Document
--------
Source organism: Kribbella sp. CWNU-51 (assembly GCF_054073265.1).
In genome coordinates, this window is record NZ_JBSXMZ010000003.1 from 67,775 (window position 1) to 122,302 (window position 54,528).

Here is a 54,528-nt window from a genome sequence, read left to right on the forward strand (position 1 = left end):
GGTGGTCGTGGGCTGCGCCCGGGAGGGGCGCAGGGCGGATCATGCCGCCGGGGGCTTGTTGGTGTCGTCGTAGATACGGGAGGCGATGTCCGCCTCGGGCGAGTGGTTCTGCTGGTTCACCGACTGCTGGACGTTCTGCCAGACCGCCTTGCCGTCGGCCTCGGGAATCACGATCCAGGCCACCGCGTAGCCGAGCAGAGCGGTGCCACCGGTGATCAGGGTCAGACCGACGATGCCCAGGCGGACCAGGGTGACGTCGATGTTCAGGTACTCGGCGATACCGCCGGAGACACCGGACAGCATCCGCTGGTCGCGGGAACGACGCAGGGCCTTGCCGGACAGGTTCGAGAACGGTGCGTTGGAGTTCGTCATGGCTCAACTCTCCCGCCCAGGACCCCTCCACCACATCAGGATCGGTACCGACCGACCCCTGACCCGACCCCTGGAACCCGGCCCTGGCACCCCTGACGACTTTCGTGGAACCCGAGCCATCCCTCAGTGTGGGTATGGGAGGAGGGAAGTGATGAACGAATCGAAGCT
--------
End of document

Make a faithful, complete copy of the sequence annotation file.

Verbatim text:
Source organism: Kribbella sp. CWNU-51 (assembly GCF_054073265.1).
In genome coordinates, this window is record NZ_JBSXMZ010000003.1 from 67,775 (window position 1) to 122,302 (window position 54,528).

Here is a 54,528-nt window from a genome sequence, read left to right on the forward strand (position 1 = left end):
GGTGGTCGTGGGCTGCGCCCGGGAGGGGCGCAGGGCGGATCATGCCGCCGGGGGCTTGTTGGTGTCGTCGTAGATACGGGAGGCGATGTCCGCCTCGGGCGAGTGGTTCTGCTGGTTCACCGACTGCTGGACGTTCTGCCAGACCGCCTTGCCGTCGGCCTCGGGAATCACGATCCAGGCCACCGCGTAGCCGAGCAGAGCGGTGCCACCGGTGATCAGGGTCAGACCGACGATGCCCAGGCGGACCAGGGTGACGTCGATGTTCAGGTACTCGGCGATACCGCCGGAGACACCGGACAGCATCCGCTGGTCGCGGGAACGACGCAGGGCCTTGCCGGACAGGTTCGAGAACGGTGCGTTGGAGTTCGTCATGGCTCAACTCTCCCGCCCAGGACCCCTCCACCACATCAGGATCGGTACCGACCGACCCCTGACCCGACCCCTGGAACCCGGCCCTGGCACCCCTGACGACTTTCGTGGAACCCGAGCCATCCCTCAGTGTGGGTATGGGAGGAGGGAAGTGATGAACGAATCGAAGCT